The three state lawmakers from Catawba County have shown their support for a bill pending in the N.C. General Assembly that would require schools to offer in-person learning options to students.
Sen. Dean Proctor, who represents Catawba and Alexander counties, is a sponsor of Senate Bill 37.
Proctor said one of his big reasons for supporting the bill is concern that children are hindered by remote education.
“They’re losing a lot of education,” Proctor said. “I don’t think they can catch up with it.”
He added he has received numerous emails from parents locally and around the state who say remote learning is not working for their children.
Reps. Mitchell Setzer and Jay Adams also voted for a version of the bill that passed the House on Thursday.
The bill is still working its way through the legislative process and more changes to the bill are possible.
What Senate Bill 37 does
The bill would require that all school boards throughout the state allow for in-person instruction under the existing Plans A or B for all grade levels.
Schools would have to offer Plan A — the less restrictive of the two in-person plans — to special needs students unless that plan is otherwise prohibited.
Other students would be offered Plans A, B or some combination of the two.
The bill does include some provisions for remote learning.
Parents would be able to request it and districts could pivot to remote learning if it “is necessary due to COVID-19 exposures that result in insufficient school personnel or required student quarantines.”
School boards would also be able to “adjust student assignments as necessary for the remainder of the 2020-2021 school year to comply with in-person instruction plan requirements and ensure efficient use of school resources in order to provide both in-person instruction and offer remote instruction alternatives to families.”
The House version of the bill, which passed Thursday, stipulates that schools must also “provide reasonable accommodations which may include a remote work option” for teachers who themselves have a condition that would make them especially vulnerable if they were to catch the virus or if they are caring for a child who has such a condition.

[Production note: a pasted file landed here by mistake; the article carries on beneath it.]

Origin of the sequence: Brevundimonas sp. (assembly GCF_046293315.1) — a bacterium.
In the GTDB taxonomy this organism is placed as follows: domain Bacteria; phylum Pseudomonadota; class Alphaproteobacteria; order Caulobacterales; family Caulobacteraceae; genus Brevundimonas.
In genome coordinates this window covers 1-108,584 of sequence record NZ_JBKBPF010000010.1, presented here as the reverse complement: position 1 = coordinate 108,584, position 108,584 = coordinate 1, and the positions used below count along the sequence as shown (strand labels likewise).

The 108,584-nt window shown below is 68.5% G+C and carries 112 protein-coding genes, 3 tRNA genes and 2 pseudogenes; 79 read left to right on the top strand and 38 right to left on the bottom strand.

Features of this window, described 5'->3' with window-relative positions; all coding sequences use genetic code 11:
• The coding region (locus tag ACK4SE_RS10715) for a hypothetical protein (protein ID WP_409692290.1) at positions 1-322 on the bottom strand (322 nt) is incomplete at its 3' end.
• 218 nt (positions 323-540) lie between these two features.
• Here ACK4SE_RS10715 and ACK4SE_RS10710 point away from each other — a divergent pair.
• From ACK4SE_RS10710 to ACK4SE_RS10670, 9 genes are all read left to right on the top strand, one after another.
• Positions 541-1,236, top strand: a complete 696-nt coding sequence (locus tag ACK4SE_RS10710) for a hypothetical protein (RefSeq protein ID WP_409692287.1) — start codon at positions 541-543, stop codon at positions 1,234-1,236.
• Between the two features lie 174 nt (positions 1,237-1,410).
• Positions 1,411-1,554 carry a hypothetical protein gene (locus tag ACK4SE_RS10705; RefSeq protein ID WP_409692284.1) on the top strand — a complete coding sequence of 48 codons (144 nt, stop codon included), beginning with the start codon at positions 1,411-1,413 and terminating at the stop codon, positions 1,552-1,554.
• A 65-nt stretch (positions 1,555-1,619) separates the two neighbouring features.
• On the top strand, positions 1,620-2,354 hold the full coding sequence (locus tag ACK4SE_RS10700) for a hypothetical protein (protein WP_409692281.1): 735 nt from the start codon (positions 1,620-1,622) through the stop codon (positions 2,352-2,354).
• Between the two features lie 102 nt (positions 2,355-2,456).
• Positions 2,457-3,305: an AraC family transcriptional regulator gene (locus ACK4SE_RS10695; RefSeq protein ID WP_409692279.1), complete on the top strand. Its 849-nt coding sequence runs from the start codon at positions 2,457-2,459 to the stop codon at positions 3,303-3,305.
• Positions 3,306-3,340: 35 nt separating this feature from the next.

Members from the House and Senate are working together to resolve differences on the bill, with more action on the bill expected next week.
Currently, all three school systems in Catawba County are operating with a mix of in-person and remote learning.
Catawba County Schools Superintendent Matt Stover said he spoke with Proctor and believes the bill would not change the way the school system is operating this school year.
Leslie Barnette, chair of the Catawba County Schools Board of Education, said the system is ready to follow any new requirements from the state but did not comment on the bill beyond that.
Setzer said both parents and teachers are concerned with getting students back in safely and that doing so requires a balance.
“I can’t imagine what they’re going through personally with this, the teachers and the kids and everything being so disrupted,” Setzer said.
Setzer was also hopeful about teachers being able to get vaccines later this month.
Adams said he sees the bill in part as a way for the legislature to assert its power in making policy around COVID-19 regulations.
“This is our first opportunity to correct something we think has been badly handled,” Adams said.
He said his preference is to simply open schools and that his support for the bill with its provisions for remote learning was a compromise position for him.
Adams added that remote learning can be a useful educational tool but that the rush to implement it during the pandemic has not been effective.
Kevin Griffin is the City of Hickory reporter at the Hickory Daily Record.